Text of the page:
BC Camplight

BC Camplight

BC Camplight

Hide, Run Away

One Little Indian

BC Camplight is the brainchild of Philadelphia’s Brian Christinzio, a 25-year-old with an appreciation for the classic pop sounds of Burt Bacharach, Todd Rundgren and others. Christinzio isn’t in the league of those masters yet, but Hide, Run Away is strong enough to warrant keeping an eye on this guy. And those paying close attention can also enjoy hearing shades of more contemporary folks like Ben Folds, Ben Kweller and even New Pornographers.

Opener “Couldn’t You Tell” is Bacharach-like pop that floats along on pounding piano and retro synthesizer. The melancholy, easy-going title track brings to mind Folds, even with some rather distractingly cheesy keyboard sounds and a nice touch of Herb Alpert-like trumpet. On “Blood and Peanut Butter,” Christinzio has some of that same sweetly naïve, sad sack in his voice that Kweller does. That tune has a distinctly DIY feel but Christinzio’s compositional abilities are undeniable. He even offers a loping country-tinged number with “Wouldn’t Mind the Sunshine.” But the tour de force pop epic here may be the melodically twisty, very Pornographers-like “Parapaleejo.” Very nice stuff indeed. Like the Pornographers, Christinzio is occasionally joined by a female duet partner, Cynthia Mason, who sounds a tad like Suzanne Vega on tracks like “Richard Dawson.”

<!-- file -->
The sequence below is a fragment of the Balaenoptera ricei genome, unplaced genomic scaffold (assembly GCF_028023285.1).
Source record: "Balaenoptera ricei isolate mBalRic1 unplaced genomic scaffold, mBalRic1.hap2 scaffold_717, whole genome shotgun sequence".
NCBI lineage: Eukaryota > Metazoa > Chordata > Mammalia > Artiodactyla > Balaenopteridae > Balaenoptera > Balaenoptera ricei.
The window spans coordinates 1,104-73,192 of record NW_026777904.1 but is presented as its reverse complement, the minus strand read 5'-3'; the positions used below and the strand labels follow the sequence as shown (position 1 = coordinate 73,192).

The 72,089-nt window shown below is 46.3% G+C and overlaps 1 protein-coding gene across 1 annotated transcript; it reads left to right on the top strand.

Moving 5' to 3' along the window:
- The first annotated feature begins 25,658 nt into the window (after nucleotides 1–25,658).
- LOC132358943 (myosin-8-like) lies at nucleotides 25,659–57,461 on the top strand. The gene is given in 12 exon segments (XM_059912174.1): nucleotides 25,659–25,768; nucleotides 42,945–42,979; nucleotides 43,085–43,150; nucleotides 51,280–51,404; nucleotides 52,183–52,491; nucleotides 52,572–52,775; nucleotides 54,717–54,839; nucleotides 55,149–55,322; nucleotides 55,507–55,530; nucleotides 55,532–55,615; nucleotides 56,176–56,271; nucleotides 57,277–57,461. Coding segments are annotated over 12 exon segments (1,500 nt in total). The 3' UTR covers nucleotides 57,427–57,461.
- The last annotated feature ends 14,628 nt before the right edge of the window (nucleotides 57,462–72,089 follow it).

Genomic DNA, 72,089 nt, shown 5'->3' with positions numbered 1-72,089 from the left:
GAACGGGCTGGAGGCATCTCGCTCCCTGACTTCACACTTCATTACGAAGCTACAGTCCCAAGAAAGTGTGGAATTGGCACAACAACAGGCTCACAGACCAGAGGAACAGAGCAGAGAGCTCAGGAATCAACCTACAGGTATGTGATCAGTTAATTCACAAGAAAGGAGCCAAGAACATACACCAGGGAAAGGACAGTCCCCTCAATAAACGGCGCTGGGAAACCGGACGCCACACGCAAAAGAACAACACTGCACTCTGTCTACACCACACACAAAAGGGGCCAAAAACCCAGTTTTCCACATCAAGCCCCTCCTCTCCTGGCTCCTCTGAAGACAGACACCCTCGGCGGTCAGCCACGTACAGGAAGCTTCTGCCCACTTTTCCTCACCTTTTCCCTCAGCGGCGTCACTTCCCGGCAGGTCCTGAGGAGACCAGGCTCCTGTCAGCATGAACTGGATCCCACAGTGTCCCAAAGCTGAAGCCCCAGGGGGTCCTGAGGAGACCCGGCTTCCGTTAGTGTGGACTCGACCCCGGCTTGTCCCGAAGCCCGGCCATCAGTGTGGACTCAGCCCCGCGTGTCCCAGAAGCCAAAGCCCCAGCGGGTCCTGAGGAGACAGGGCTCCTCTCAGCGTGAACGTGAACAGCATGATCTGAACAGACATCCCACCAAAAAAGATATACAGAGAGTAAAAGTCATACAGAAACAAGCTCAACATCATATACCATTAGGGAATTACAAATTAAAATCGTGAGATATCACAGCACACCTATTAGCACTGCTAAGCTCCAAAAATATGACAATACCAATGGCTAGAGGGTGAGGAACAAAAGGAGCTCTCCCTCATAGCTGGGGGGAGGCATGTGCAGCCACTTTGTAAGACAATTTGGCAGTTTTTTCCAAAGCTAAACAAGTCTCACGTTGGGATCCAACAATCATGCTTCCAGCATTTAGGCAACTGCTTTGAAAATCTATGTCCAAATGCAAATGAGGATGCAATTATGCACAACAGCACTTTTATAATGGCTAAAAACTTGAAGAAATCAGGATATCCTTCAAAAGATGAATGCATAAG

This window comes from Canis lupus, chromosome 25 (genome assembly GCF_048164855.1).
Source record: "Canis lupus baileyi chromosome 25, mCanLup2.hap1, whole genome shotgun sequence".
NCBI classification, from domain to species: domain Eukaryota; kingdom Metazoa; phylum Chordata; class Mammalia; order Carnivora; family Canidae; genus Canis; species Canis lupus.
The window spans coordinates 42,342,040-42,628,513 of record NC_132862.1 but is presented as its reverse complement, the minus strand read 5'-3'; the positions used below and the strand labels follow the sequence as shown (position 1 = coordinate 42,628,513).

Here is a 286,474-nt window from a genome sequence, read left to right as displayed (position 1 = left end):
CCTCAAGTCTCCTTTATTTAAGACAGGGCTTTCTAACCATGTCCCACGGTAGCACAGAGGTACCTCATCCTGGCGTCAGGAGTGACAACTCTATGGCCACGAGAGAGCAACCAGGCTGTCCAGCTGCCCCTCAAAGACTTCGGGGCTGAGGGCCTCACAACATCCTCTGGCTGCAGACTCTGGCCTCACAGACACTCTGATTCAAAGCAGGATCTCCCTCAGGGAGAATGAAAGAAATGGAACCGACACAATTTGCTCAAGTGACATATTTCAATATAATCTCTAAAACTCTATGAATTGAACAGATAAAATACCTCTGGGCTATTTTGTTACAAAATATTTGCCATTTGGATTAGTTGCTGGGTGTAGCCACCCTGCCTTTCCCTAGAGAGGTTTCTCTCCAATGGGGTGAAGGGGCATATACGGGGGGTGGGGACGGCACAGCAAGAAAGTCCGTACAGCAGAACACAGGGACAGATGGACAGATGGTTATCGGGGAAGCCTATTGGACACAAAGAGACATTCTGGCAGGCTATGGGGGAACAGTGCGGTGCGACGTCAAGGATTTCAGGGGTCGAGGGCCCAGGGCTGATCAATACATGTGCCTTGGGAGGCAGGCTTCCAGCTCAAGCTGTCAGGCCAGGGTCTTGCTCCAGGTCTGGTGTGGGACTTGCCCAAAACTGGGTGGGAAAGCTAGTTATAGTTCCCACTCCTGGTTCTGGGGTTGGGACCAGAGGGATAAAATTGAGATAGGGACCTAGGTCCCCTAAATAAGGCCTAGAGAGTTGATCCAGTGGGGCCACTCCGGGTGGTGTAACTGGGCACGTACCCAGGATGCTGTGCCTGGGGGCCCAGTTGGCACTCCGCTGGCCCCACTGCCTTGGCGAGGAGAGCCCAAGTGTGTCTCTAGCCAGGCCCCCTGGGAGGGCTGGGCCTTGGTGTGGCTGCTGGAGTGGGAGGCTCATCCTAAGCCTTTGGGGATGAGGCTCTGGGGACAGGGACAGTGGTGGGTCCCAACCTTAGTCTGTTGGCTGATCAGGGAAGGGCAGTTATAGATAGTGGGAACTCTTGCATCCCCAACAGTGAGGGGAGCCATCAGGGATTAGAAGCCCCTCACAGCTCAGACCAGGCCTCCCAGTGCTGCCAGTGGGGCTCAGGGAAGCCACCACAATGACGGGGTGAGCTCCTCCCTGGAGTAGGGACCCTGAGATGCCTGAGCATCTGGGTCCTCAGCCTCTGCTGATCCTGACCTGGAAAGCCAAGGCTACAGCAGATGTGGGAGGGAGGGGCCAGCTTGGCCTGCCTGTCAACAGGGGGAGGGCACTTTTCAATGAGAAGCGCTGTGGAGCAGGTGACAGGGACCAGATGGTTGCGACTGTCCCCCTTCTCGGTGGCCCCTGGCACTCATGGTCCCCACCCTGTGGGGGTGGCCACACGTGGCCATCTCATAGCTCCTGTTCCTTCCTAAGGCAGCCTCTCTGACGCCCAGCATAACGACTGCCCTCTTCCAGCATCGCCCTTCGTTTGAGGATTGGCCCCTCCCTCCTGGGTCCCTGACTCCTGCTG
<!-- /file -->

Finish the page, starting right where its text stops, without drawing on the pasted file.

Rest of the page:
Christinzio seems to run out of steam a bit in the second half of the record. “Oranges in Winter” drags on too long, and “If You Think I Don’t Mean It” and “La, La, La” are too dull or sleepy to leave much of an impression.

Still, I’ll be keeping this one on file just in case Christinzio creates a full blown pop classic five or ten years down the road. Based on the strength of Hide, Run Away, it’s a distinct possibility.

BC Camplight: www.bccamplight.com • One Little Indian: www.onelittleindian-us.com

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